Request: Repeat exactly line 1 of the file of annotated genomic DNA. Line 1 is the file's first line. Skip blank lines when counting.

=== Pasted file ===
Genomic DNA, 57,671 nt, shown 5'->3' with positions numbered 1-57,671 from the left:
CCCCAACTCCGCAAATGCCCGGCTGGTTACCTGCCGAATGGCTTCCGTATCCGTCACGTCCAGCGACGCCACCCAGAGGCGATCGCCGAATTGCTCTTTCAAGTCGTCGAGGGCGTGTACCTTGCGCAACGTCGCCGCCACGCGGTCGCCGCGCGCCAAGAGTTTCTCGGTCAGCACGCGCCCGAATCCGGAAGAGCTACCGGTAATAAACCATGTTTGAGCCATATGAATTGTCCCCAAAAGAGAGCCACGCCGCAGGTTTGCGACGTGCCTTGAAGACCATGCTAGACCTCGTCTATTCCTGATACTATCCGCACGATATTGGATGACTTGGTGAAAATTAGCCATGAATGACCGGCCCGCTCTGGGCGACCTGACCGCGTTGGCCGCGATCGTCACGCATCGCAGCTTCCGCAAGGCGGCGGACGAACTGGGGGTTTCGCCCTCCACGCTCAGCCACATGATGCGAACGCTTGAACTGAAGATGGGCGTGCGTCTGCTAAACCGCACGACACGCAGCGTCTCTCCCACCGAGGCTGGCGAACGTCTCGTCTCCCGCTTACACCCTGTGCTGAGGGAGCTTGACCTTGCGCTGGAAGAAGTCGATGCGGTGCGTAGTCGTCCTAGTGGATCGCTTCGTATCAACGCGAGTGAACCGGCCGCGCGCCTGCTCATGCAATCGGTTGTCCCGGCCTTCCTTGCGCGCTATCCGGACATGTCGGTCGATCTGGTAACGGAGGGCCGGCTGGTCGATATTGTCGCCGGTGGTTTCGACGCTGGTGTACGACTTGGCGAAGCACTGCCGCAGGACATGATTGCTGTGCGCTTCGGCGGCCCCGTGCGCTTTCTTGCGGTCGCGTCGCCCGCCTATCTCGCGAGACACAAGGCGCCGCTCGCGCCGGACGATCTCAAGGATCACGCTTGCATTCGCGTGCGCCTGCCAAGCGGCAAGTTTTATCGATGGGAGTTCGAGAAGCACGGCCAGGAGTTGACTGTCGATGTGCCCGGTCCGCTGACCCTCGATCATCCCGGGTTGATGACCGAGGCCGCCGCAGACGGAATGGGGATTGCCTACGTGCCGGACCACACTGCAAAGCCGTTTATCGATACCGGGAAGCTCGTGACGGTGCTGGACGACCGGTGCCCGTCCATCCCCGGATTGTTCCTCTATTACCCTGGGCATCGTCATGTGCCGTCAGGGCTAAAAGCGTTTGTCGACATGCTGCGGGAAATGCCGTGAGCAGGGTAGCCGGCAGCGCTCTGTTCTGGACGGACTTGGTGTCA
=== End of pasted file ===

Genomic DNA, 57,671 nt, shown 5'->3' with positions numbered 1-57,671 from the left: